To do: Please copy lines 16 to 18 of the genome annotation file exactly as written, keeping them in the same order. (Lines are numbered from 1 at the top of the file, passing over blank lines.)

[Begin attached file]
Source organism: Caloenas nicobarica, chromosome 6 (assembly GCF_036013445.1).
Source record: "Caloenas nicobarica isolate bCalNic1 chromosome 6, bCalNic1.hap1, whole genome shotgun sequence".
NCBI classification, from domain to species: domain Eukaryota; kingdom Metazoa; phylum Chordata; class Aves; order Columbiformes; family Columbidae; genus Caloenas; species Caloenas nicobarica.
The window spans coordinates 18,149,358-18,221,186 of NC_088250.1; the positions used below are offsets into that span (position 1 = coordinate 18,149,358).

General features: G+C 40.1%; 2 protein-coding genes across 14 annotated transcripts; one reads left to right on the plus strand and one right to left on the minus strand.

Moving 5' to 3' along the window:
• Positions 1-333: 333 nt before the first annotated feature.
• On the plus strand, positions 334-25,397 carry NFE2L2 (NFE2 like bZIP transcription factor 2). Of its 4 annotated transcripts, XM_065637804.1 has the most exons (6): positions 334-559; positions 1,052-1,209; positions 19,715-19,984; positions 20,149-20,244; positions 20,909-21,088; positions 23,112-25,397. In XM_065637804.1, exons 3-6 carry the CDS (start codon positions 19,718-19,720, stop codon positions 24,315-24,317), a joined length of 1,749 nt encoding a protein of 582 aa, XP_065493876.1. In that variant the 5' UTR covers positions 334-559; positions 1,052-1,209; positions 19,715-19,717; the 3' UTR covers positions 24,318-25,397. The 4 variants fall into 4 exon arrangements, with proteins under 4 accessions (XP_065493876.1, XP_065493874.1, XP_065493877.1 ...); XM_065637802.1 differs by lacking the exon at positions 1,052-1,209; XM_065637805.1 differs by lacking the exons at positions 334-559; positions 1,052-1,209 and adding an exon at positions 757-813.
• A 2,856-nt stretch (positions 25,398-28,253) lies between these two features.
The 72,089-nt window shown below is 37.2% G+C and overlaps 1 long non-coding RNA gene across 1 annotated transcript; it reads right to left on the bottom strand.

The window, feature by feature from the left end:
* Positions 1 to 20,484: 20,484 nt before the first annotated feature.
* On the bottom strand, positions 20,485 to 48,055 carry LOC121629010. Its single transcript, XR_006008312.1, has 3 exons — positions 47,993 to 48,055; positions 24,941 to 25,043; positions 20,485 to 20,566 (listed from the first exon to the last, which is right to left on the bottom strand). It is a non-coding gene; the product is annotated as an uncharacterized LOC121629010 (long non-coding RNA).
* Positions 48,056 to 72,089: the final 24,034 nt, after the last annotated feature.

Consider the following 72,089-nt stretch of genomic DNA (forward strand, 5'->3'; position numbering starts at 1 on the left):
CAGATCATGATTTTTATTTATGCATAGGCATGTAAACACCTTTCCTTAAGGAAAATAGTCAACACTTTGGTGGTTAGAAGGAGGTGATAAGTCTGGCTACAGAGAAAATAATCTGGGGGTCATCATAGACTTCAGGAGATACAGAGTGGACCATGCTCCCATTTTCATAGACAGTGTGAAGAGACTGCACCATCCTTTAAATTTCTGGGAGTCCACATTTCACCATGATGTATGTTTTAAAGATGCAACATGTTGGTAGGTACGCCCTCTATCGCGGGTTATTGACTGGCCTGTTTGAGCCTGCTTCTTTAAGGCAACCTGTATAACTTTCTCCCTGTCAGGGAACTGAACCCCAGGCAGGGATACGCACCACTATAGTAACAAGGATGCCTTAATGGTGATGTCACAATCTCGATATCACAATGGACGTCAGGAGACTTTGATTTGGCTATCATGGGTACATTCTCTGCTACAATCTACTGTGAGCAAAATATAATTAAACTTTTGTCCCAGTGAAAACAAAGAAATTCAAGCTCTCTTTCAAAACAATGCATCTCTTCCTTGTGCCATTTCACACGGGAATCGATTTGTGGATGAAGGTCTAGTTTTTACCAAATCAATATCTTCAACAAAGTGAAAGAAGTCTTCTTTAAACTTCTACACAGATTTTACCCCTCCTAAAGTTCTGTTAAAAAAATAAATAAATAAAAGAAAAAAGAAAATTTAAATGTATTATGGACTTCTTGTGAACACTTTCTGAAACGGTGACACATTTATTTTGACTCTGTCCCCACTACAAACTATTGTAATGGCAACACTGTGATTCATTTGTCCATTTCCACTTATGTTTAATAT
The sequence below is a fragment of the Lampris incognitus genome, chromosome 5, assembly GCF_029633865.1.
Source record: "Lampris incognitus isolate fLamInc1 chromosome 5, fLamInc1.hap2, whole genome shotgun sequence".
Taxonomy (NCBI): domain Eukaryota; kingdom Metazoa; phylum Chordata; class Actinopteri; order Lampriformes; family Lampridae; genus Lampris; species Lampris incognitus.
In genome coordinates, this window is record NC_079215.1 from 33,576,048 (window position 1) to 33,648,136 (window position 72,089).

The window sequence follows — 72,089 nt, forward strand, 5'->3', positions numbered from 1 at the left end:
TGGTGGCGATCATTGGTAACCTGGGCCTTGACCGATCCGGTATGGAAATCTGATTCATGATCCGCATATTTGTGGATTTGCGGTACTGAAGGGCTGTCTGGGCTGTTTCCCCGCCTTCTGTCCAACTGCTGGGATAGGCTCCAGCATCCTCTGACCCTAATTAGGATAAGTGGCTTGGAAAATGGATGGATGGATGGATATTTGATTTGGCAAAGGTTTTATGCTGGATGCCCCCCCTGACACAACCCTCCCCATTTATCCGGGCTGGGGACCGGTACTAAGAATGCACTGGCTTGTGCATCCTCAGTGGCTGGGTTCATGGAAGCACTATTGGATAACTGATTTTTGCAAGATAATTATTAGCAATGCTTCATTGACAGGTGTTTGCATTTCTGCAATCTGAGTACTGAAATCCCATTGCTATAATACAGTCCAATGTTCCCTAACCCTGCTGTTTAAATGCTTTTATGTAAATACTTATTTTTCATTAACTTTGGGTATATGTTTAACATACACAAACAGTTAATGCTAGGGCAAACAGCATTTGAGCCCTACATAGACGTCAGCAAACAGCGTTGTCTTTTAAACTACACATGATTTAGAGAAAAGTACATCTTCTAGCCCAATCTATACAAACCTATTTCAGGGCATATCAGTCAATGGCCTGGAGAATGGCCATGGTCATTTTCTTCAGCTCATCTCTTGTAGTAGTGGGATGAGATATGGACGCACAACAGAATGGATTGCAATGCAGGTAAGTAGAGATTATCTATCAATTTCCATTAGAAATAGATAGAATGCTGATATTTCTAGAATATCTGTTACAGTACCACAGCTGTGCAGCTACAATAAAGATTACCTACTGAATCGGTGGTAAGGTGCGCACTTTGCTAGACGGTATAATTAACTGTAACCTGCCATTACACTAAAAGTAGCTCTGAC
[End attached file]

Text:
CAGATCATGATTTTTATTTATGCATAGGCATGTAAACACCTTTCCTTAAGGAAAATAGTCAACACTTTGGTGGTTAGAAGGAGGTGATAAGTCTGGCTACAGAGAAAATAATCTGGGGGTCATCATAGACTTCAGGAGATACAGAGTGGACCATGCTCCCATTTTCATAGACAGTGTGAAGAGACTGCACCATCCTTTAAATTTCTGGGAGTCCACATTTCACCATGATGTATGTTTTAAAGATGCAACATGTTGGTAGGTACGCCCTCTATCGCGGGTTATTGACTGGCCTGTTTGAGCCTGCTTCTTTAAGGCAACCTGTATAACTTTCTCCCTGTCAGGGAACTGAACCCCAGGCAGGGATACGCACCACTATAGTAACAAGGATGCCTTAATGGTGATGTCACAATCTCGATATCACAATGGACGTCAGGAGACTTTGATTTGGCTATCATGGGTACATTCTCTGCTACAATCTACTGTGAGCAAAATATAATTAAACTTTTGTCCCAGTGAAAACAAAGAAATTCAAGCTCTCTTTCAAAACAATGCATCTCTTCCTTGTGCCATTTCACACGGGAATCGATTTGTGGATGAAGGTCTAGTTTTTACCAAATCAATATCTTCAACAAAGTGAAAGAAGTCTTCTTTAAACTTCTACACAGATTTTACCCCTCCTAAAGTTCTGTTAAAAAAATAAATAAATAAAAGAAAAAAGAAAATTTAAATGTATTATGGACTTCTTGTGAACACTTTCTGAAACGGTGACACATTTATTTTGACTCTGTCCCCACTACAAACTATTGTAATGGCAACACTGTGATTCATTTGTCCATTTCCACTTATGTTTAATAT
The sequence below is a fragment of the Lampris incognitus genome, chromosome 5, assembly GCF_029633865.1.
Source record: "Lampris incognitus isolate fLamInc1 chromosome 5, fLamInc1.hap2, whole genome shotgun sequence".